Hi there! I’m recently loving doing creative writing, finding it relaxes me and I just love to pour my words onto a sheet of paper! What gives me even more of a buzz is the idea that someone- anyone- could be reading my creative writing if I publish it online. Recently I had a piece of work published on Sugar Rascals which I think really kick-started my love of creative writing in terms of publishing it online and letting others read it.
I’ve decided to write something creative every so often and use word prompts to base a short piece of fiction around, and then publish this writing on my blog. This first post is based on the word ‘station’, which I got from a random word generator online, but if anyone has any other word prompts I could use for creative writing, comment them below and I will try to write a piece based around that word!
We clasp onto one another, never wanting to let go, our hands entwined so we are the same person. He strokes my hand, staring into my eyes. His hands are smooth and perfect- artists’ hands. Mine are worn, hard from cleaning. He leans down and in one graceful movement kisses the top of my head. Tears roll down my cheeks, catching on my eyelashes and blurring my vision. He kisses them dry and begins to cry too, great tears rolling down his cheeks and dropping onto his new green coat. It’s a standard army coat, with every soldier in this station wearing one, but on him it looks different- surreal, making him look vulnerable rather than strong. He’s an artist- not a soldier.
Men and women all around us are shouting, waving and crying, sobbing mothers clutching onto their sons, anxious fiancées wondering when they’ll next see their lover again. A rumbling comes from behind me and the train rolls into the station, bang on time. And then he’s slipping from my grip, putting his hat on, buttoning up his coat, kissing my forehead as I stand, dazed, on the station.
And then I’m amongst the others, crushed by a crowd and waving blindly at the departing train, still in a daze. “This could be the last time I see him,” I think to myself as I exit the station with the weeping women who crowd it.
I put the pen down, not satisfied, but hungry, my hand aching as I try to recount all that happened between me and Ted that day at the station. My grand-daughter comes rushing in, knocking over a vase of flowers in her haste. “Sorry grandma,” she says excitedly, her face illuminated from some game her and her grandpa are playing. “Come and see this,” she says, dragging me out of my nostalgia and pushing me into the living room, where I watch her and her grandfather, my husband, recite some funny poem they have written, each of them captivated with the humour of it. I laugh accordingly and smile at the two of them, how close they are, how happy.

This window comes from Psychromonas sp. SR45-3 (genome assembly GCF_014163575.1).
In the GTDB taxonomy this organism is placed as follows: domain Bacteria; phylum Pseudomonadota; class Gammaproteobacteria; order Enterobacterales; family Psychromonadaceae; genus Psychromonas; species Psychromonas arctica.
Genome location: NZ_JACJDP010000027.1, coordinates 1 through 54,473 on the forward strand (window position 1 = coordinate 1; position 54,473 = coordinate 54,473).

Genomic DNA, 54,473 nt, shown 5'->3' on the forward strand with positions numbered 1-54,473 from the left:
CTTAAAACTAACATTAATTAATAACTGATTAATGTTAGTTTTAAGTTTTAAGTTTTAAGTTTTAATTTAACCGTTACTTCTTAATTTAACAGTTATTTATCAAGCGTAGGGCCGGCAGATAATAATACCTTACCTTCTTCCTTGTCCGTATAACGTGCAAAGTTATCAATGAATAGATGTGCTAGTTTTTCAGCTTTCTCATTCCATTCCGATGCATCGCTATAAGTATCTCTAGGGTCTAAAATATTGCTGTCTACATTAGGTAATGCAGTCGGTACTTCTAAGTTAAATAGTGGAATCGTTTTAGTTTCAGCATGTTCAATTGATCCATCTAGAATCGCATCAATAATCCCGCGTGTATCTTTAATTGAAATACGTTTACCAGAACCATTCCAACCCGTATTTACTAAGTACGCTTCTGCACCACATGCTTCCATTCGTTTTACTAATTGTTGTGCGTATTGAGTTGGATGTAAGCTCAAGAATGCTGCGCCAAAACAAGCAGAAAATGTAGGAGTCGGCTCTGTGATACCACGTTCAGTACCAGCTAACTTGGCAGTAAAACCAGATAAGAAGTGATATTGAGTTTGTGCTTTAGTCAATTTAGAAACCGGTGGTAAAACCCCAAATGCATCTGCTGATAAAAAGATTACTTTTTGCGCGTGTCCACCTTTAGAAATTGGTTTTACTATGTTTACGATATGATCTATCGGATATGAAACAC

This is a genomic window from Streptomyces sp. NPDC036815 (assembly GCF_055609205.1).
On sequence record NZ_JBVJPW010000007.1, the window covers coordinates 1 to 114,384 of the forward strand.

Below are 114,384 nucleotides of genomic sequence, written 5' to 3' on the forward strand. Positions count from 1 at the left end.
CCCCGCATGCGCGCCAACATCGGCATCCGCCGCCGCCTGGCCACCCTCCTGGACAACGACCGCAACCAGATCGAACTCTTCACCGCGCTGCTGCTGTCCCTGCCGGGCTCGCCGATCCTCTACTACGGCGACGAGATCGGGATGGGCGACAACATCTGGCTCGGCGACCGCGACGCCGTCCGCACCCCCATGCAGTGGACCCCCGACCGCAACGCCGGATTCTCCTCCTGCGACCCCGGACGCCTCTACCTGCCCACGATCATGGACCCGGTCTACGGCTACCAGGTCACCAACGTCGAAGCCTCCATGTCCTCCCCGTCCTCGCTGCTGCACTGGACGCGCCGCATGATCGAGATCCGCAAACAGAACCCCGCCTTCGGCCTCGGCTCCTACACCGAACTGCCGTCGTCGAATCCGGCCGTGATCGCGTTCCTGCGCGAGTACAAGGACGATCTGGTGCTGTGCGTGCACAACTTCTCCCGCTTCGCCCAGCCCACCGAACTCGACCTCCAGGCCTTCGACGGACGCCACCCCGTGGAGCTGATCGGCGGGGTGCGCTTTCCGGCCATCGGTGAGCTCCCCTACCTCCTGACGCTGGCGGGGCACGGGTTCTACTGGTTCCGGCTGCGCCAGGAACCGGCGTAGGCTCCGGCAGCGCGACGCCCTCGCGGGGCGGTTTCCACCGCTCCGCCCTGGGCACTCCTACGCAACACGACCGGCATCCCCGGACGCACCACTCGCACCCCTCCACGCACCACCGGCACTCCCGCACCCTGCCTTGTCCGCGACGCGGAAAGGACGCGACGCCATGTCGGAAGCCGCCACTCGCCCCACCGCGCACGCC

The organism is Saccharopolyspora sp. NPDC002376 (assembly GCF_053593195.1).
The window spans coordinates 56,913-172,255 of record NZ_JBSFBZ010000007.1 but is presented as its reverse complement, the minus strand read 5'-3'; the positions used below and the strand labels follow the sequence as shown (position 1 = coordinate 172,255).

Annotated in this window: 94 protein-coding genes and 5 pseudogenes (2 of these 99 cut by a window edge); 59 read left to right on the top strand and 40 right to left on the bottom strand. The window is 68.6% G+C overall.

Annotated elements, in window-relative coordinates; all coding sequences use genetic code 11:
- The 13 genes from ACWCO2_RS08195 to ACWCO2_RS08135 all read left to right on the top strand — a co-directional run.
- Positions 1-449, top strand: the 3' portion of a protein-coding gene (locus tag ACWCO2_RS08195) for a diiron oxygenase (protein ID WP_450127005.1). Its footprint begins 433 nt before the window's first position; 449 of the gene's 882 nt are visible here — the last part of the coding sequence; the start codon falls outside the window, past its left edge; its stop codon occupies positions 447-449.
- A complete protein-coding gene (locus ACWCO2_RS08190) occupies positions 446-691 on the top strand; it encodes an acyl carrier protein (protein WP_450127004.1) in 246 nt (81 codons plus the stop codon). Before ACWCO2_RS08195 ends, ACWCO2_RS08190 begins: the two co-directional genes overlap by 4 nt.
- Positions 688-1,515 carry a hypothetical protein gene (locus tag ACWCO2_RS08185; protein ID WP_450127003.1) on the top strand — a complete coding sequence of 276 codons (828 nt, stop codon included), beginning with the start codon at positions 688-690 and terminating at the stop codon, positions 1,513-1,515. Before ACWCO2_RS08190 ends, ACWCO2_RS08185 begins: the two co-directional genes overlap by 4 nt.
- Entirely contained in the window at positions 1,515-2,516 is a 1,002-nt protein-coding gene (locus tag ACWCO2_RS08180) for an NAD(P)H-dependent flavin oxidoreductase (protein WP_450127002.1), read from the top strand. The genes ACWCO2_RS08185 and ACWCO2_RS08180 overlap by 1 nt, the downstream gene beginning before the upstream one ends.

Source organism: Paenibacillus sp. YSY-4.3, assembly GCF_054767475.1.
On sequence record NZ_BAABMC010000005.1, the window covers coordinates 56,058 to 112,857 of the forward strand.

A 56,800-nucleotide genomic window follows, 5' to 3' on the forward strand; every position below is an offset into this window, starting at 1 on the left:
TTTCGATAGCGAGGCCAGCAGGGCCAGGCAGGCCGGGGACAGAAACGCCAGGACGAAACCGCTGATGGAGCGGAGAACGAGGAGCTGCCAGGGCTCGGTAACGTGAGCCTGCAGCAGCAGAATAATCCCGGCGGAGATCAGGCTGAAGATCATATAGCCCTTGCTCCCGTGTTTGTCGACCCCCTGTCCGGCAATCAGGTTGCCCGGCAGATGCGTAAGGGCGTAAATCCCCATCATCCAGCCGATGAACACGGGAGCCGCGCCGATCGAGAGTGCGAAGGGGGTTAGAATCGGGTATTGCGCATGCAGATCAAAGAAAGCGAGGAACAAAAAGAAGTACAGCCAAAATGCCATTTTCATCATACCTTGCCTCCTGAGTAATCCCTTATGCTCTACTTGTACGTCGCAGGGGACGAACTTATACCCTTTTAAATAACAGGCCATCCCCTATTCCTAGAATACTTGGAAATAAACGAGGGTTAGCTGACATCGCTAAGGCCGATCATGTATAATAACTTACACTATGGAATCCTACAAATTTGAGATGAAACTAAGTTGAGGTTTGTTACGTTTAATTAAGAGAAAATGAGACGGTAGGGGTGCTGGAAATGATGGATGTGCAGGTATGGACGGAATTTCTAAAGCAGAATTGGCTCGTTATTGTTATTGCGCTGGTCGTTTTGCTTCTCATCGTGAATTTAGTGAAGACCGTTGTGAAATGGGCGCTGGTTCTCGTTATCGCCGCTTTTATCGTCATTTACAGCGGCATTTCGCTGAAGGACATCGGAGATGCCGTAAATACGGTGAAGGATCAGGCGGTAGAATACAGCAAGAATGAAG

I have spent a good life with my husband. He has always been there for me, since we met during the war he has been my rock, never failing to make me smile even now, almost seventy years later. He will never know I loved another, an artist, a romantic man with smooth, loving hands, before he came along. I push this thought and everything else to do with Ted out of my head. I try to forget when I said to myself that I would never see him again, thinking at the time it wouldn’t be true. “Who wants some cake?” I say, rushing into the kitchen as tears fall down onto my cheeks. There’s no-one to dry them now.
This is dedicated to all those who fought during World War Two, as well as those still fighting now in other countries, they will not be forgotten. It may be a bit late for Remembrance Day, but these men (and women) that were affected by the war should always be remembered.
Thanks for reading, hope you enjoyed it! Let me know what you thought below and any words I could use as prompts for another piece of writing! I will of course tag people in when I write a piece of writing based on their suggestion!
Happy reading (and writing?)!
Currently reading: ‘The Thousandth Floor’ by Katharine McGee